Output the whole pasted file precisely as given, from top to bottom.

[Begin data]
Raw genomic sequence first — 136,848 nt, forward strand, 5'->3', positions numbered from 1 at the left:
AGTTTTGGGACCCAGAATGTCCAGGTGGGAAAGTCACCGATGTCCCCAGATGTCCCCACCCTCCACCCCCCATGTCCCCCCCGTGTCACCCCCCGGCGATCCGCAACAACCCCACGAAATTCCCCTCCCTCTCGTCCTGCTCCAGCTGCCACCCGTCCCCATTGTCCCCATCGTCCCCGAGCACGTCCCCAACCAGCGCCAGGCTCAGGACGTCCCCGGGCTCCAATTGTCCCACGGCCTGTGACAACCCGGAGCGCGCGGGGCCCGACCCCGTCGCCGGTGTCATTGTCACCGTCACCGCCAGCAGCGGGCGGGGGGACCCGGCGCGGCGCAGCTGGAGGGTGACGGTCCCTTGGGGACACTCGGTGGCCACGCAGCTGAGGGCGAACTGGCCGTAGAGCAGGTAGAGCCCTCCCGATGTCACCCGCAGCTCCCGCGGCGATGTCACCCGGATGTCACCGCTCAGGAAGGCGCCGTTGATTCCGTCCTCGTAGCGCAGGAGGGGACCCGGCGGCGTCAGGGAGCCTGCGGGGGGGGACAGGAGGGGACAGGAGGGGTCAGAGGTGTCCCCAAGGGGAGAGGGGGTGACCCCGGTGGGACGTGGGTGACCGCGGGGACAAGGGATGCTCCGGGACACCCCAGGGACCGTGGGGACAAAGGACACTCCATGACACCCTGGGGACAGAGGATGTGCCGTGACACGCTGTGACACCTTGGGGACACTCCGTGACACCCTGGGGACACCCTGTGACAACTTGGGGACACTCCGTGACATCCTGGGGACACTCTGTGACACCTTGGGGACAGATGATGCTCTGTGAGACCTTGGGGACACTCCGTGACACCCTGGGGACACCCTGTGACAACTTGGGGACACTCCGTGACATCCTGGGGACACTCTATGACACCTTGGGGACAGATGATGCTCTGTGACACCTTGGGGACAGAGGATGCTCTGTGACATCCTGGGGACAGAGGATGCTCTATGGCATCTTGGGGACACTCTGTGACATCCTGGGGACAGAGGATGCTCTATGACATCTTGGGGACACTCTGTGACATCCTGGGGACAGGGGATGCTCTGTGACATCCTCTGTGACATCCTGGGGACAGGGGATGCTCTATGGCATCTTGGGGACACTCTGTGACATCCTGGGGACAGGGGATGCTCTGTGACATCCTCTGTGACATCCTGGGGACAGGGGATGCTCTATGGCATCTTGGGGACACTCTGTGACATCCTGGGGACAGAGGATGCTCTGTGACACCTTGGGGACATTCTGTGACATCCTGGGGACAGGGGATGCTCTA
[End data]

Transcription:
Raw genomic sequence first — 136,848 nt, forward strand, 5'->3', positions numbered from 1 at the left:
AGTTTTGGGACCCAGAATGTCCAGGTGGGAAAGTCACCGATGTCCCCAGATGTCCCCACCCTCCACCCCCCATGTCCCCCCCGTGTCACCCCCCGGCGATCCGCAACAACCCCACGAAATTCCCCTCCCTCTCGTCCTGCTCCAGCTGCCACCCGTCCCCATTGTCCCCATCGTCCCCGAGCACGTCCCCAACCAGCGCCAGGCTCAGGACGTCCCCGGGCTCCAATTGTCCCACGGCCTGTGACAACCCGGAGCGCGCGGGGCCCGACCCCGTCGCCGGTGTCATTGTCACCGTCACCGCCAGCAGCGGGCGGGGGGACCCGGCGCGGCGCAGCTGGAGGGTGACGGTCCCTTGGGGACACTCGGTGGCCACGCAGCTGAGGGCGAACTGGCCGTAGAGCAGGTAGAGCCCTCCCGATGTCACCCGCAGCTCCCGCGGCGATGTCACCCGGATGTCACCGCTCAGGAAGGCGCCGTTGATTCCGTCCTCGTAGCGCAGGAGGGGACCCGGCGGCGTCAGGGAGCCTGCGGGGGGGGACAGGAGGGGACAGGAGGGGTCAGAGGTGTCCCCAAGGGGAGAGGGGGTGACCCCGGTGGGACGTGGGTGACCGCGGGGACAAGGGATGCTCCGGGACACCCCAGGGACCGTGGGGACAAAGGACACTCCATGACACCCTGGGGACAGAGGATGTGCCGTGACACGCTGTGACACCTTGGGGACACTCCGTGACACCCTGGGGACACCCTGTGACAACTTGGGGACACTCCGTGACATCCTGGGGACACTCTGTGACACCTTGGGGACAGATGATGCTCTGTGAGACCTTGGGGACACTCCGTGACACCCTGGGGACACCCTGTGACAACTTGGGGACACTCCGTGACATCCTGGGGACACTCTATGACACCTTGGGGACAGATGATGCTCTGTGACACCTTGGGGACAGAGGATGCTCTGTGACATCCTGGGGACAGAGGATGCTCTATGGCATCTTGGGGACACTCTGTGACATCCTGGGGACAGAGGATGCTCTATGACATCTTGGGGACACTCTGTGACATCCTGGGGACAGGGGATGCTCTGTGACATCCTCTGTGACATCCTGGGGACAGGGGATGCTCTATGGCATCTTGGGGACACTCTGTGACATCCTGGGGACAGGGGATGCTCTGTGACATCCTCTGTGACATCCTGGGGACAGGGGATGCTCTATGGCATCTTGGGGACACTCTGTGACATCCTGGGGACAGAGGATGCTCTGTGACACCTTGGGGACATTCTGTGACATCCTGGGGACAGGGGATGCTCTA